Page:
Tax avoidance morally wrong: Poll
Tax avoidance is morally wrong even if it is legal, the majority of people surveyed in a poll for two leading charities said.
Four in five of those asked said it is too easy for large companies to avoid paying tax in the UK while almost three-quarters said the next government should legislate to discourage big companies here from avoiding paying tax in developing countries.
Eighty-five per cent of the 2,052 adults asked in the ComRes poll for Christian Aid and ActionAid said they believe tax avoidance is morally wrong.
Just a fifth of people asked said they felt political parties had gone far enough in their promises to address tax avoidance by large companies.
In a breakdown of voters’ views on the issue, 90% of Conservative voters, 88% of Labour supporters and 85% of Liberal Democrat and Ukip followers agreed that tax avoidance is morally wrong even if legal.
Toby Quantrill, principal economic justice adviser at Christian Aid, said: “This poll clearly shows mass public opposition to tax avoidance by large companies, both in the UK and in developing countries.
“It doesn’t matter which political party people support – they all are saying the same thing: that politicians of all parties are still not doing enough to stop tax dodging.
“There is much more the UK could do to reduce the problem of tax dodging by multinationals.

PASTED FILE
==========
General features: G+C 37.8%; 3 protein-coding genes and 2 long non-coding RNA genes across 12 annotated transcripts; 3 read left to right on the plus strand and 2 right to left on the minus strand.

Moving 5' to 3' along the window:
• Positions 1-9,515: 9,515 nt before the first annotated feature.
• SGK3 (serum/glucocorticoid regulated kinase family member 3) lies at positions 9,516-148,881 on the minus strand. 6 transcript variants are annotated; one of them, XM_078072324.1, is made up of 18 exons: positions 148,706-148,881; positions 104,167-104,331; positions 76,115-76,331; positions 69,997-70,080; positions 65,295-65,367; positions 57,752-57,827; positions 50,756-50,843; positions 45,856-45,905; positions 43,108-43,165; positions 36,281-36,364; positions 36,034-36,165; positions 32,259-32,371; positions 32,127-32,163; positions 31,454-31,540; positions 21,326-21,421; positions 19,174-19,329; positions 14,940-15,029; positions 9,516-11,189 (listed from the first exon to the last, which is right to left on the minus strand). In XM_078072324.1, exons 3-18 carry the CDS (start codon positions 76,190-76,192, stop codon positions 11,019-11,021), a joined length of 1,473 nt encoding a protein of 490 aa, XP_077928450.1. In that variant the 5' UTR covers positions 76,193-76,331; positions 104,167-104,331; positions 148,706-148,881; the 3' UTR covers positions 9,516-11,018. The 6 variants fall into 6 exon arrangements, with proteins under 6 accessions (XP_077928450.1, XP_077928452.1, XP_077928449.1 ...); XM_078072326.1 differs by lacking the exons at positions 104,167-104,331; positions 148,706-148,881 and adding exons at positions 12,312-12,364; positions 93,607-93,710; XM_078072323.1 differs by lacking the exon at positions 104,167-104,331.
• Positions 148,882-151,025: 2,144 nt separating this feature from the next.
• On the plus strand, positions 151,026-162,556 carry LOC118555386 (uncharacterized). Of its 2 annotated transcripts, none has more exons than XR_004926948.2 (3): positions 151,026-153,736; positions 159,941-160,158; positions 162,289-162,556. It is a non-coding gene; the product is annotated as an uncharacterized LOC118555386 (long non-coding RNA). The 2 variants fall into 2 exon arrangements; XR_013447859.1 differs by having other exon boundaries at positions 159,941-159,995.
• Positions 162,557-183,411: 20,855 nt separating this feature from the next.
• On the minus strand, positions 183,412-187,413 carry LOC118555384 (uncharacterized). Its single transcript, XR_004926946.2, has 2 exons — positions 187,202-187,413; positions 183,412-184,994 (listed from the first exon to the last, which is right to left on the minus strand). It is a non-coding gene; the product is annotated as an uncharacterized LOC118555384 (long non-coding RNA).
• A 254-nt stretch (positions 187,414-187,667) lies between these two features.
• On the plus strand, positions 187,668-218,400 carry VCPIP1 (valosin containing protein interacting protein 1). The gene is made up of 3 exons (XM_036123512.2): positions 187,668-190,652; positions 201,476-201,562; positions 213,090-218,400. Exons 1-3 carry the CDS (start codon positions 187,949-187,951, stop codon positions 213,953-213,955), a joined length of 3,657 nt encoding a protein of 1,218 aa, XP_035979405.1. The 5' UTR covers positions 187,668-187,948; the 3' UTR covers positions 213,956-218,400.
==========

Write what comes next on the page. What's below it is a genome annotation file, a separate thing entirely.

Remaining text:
“It should make good on commitments to create a public registry of company owners and ensure that the UK-controlled tax havens (the Overseas Territories and Crown Dependencies) follow this lead.
“We can also get ahead of the game globally by ensuring that UK companies are required to report separately on their economic activities in every country in which they operate, so as to reveal any artificial operations that may be used to reduce their global tax bills.”
ActionAid tax policy adviser Diarmid O’Sullivan said: “It is not just the UK that is affected by tax avoidance. The world’s poorest countries lose billions of dollars a year to tax dodging.
“This is money that could otherwise be used to pay for schools, hospitals and other essential public services.
“That’s why we are encouraging politicians of all parties to move past halfway measures and promise strong and comprehensive action ahead of the next election to put an end to tax dodging.”